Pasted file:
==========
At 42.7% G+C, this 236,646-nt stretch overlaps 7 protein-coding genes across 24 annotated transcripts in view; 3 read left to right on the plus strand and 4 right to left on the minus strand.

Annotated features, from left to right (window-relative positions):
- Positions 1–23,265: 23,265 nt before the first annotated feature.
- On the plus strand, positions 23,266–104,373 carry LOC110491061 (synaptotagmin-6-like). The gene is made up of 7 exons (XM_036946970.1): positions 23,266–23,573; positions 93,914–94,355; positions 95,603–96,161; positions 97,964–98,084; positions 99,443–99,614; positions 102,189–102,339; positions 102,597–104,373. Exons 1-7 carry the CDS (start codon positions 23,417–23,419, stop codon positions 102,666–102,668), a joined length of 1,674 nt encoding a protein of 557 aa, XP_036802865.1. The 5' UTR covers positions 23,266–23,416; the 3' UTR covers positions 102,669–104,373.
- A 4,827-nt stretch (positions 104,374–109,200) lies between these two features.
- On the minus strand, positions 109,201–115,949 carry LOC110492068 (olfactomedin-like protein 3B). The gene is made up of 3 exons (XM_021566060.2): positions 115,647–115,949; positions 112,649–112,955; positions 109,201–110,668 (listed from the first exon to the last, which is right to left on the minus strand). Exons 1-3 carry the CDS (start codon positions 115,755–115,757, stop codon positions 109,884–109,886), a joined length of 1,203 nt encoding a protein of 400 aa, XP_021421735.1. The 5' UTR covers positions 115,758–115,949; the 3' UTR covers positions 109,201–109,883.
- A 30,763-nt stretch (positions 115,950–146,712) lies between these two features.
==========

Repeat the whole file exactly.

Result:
At 42.7% G+C, this 236,646-nt stretch overlaps 7 protein-coding genes across 24 annotated transcripts in view; 3 read left to right on the plus strand and 4 right to left on the minus strand.

Annotated features, from left to right (window-relative positions):
- Positions 1–23,265: 23,265 nt before the first annotated feature.
- On the plus strand, positions 23,266–104,373 carry LOC110491061 (synaptotagmin-6-like). The gene is made up of 7 exons (XM_036946970.1): positions 23,266–23,573; positions 93,914–94,355; positions 95,603–96,161; positions 97,964–98,084; positions 99,443–99,614; positions 102,189–102,339; positions 102,597–104,373. Exons 1-7 carry the CDS (start codon positions 23,417–23,419, stop codon positions 102,666–102,668), a joined length of 1,674 nt encoding a protein of 557 aa, XP_036802865.1. The 5' UTR covers positions 23,266–23,416; the 3' UTR covers positions 102,669–104,373.
- A 4,827-nt stretch (positions 104,374–109,200) lies between these two features.
- On the minus strand, positions 109,201–115,949 carry LOC110492068 (olfactomedin-like protein 3B). The gene is made up of 3 exons (XM_021566060.2): positions 115,647–115,949; positions 112,649–112,955; positions 109,201–110,668 (listed from the first exon to the last, which is right to left on the minus strand). Exons 1-3 carry the CDS (start codon positions 115,755–115,757, stop codon positions 109,884–109,886), a joined length of 1,203 nt encoding a protein of 400 aa, XP_021421735.1. The 5' UTR covers positions 115,758–115,949; the 3' UTR covers positions 109,201–109,883.
- A 30,763-nt stretch (positions 115,950–146,712) lies between these two features.